Scientists say breastfeeding mums who use breast pumps have more potentially disease-causing bacteria in their breast milk, and fewer friendly bugs, than breastfeeding mums who never use pumps. However, the researchers behind the study say that it doesn’t follow that expressed milk is bad for infants.

Although previously considered sterile, breastmilk is now known to contain a low abundance of bacteria. While the complexities of how maternal microbiota influence the infant microbiota are still unknown, this complex community of bacteria in breastmilk may help to establish the infant gut microbiota. Disruptions in this process could alter the infant microbiota, causing predisposition to chronic diseases such as allergies, asthma, and obesity. Although recent studies on human milk microbiota suggest that it might be affected by various factors, these findings have not been reproduced in large-scale studies, and the determinants of milk microbiota are still mostly unknown.

To address this gap in knowledge, the researchers, led by Meghan Azad, a researcher at Children’s Hospital Research Institute of Manitoba, carried out bacterial gene sequencing on milk samples from 393 healthy mothers three to four months after giving birth. They used this information to examine how the milk microbiota composition is affected by maternal factors, early life events, breastfeeding practices, and other milk components. The researchers found a high degree of variability in the milk microbiota across mothers. Among the many factors analyzed, the mode of breastfeeding – whether mothers provided milk with or without a pump — was the only consistent factor directly associated with the milk microbiota composition.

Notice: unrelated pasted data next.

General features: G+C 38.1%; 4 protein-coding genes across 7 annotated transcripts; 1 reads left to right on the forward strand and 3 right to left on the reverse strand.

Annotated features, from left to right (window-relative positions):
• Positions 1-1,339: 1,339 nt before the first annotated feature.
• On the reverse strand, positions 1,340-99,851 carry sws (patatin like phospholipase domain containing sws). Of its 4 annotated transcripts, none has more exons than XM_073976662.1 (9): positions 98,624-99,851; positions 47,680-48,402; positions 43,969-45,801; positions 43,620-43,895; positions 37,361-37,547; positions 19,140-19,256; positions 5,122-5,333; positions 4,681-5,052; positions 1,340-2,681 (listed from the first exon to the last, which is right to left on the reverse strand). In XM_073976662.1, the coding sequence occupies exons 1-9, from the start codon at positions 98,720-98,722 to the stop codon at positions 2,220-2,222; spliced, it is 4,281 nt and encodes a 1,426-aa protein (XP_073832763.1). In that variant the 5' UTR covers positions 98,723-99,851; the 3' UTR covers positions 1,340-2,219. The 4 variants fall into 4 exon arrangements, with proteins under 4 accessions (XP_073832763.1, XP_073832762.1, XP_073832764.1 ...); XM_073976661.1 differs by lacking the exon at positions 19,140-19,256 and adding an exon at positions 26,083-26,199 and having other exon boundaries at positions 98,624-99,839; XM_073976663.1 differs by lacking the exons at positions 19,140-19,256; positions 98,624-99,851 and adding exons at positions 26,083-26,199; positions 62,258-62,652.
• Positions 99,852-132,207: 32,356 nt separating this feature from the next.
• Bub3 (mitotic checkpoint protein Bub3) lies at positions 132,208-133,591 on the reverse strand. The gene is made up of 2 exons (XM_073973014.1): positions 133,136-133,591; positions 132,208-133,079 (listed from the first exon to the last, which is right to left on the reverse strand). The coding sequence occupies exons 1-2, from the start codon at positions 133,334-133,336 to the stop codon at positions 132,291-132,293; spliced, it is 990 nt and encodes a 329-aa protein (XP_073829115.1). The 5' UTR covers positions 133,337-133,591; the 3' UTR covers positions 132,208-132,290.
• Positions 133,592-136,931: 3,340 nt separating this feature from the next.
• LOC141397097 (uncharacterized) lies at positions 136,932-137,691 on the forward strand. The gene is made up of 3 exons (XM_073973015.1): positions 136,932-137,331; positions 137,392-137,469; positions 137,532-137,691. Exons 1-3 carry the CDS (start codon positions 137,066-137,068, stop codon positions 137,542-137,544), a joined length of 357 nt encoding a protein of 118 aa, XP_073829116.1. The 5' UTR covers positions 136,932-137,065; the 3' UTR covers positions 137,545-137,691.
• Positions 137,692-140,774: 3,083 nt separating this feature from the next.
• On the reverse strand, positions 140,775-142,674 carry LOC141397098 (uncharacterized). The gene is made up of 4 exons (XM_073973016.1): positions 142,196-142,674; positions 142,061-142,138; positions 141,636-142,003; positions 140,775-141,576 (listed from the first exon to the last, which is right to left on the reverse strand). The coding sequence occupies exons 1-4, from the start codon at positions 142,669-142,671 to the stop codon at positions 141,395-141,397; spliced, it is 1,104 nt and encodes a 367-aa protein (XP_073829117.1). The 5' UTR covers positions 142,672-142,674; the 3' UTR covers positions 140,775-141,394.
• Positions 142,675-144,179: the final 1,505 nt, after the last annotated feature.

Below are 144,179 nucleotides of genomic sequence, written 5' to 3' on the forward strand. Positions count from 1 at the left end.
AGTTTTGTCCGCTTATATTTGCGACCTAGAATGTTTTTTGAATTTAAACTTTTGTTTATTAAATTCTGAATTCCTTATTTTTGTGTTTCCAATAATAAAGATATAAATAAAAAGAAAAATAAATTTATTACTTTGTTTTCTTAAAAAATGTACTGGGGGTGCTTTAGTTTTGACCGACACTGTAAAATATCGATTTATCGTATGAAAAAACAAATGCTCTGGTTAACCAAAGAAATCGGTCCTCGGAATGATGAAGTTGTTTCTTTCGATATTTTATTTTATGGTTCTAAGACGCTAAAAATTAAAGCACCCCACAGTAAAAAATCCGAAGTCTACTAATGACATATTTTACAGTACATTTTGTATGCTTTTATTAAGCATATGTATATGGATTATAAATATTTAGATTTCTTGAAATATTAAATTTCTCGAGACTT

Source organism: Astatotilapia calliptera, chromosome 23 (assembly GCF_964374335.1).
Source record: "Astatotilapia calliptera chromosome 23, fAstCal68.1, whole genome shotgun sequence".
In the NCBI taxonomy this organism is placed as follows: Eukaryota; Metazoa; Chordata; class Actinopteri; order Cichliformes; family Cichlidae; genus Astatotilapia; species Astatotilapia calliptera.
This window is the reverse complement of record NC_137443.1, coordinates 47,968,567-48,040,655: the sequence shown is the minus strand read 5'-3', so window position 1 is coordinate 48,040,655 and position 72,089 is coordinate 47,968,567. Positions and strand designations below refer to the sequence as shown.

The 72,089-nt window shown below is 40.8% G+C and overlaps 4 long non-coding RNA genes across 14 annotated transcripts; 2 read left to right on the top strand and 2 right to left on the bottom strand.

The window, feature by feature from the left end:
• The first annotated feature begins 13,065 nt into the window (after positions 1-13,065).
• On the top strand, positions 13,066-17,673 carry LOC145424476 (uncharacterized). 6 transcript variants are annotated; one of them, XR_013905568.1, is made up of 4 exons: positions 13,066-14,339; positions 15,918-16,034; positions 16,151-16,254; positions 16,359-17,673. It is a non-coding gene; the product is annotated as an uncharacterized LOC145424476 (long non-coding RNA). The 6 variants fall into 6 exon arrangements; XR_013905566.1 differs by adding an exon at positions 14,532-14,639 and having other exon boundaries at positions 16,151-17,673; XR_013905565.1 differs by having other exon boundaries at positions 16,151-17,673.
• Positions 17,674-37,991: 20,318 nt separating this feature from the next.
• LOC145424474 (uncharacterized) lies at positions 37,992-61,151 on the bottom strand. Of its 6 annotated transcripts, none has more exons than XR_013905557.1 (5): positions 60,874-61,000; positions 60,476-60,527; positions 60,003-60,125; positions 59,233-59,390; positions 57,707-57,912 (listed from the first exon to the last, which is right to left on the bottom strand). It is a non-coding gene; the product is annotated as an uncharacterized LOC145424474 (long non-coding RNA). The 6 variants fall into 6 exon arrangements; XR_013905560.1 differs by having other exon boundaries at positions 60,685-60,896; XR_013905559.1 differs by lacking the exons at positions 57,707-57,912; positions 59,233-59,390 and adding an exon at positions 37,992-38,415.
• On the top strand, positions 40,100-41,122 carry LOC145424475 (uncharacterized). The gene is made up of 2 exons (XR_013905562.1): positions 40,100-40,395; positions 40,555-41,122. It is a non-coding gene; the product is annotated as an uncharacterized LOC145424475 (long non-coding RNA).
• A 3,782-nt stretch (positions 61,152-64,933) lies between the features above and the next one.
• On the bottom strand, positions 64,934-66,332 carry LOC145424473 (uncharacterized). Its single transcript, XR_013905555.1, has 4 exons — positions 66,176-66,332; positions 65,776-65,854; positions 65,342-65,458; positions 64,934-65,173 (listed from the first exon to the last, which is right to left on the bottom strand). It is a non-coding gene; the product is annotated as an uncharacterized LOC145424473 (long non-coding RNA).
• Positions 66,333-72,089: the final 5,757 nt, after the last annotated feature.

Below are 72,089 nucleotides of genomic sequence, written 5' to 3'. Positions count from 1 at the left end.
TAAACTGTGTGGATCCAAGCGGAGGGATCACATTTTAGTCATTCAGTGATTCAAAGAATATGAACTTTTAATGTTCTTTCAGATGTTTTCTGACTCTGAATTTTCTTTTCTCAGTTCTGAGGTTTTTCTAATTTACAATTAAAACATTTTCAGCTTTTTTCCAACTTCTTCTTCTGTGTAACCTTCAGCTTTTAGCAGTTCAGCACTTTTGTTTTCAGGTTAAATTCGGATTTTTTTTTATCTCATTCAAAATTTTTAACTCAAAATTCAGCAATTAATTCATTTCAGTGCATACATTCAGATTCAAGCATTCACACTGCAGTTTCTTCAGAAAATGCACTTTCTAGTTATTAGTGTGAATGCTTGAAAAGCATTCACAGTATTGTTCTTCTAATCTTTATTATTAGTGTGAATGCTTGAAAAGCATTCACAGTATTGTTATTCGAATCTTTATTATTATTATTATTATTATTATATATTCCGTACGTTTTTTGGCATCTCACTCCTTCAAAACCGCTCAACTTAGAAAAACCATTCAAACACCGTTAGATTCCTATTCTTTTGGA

The study, published in Cell Host & Microbe, found the milk of mums who pumped contained more Stenotrophomonas and Pseudomonadaceae bacteria while the milk of mums who never pumped had a richer diversity of friendly microbes typically found in the mouth.

However, Azad emphasised that the study doesn’t show that pumped milk is bad.

“Breast milk is beneficial for many reasons, and for some moms, pumping might be the only way they can provide breast milk to their babies for a variety of reasons,” she told INSIDER. “So we certainly don’t want to discourage pumping, but rather raise the question of what does this mean and what further research needs to be done.”

One line of future research is likely to be investigating whether babies who are fed pumped milk are more likely to develop asthma than those fed directly from the breast.

The researchers intend to further explore the composition and function of the milk microbiota and plan to investigate how the milk microbiota influences both the gut microbiota of infants and infant development and health. Specifically, their projects will examine the association of milk microbiota with infant growth, asthma, and allergies.

“This work could have important implications for microbiota-based strategies for early-life prevention of chronic conditions,” Azad says.

Editor’s note: This article has been updated. The original version incorrectly conveyed a negative slant towards expressed breast milk.


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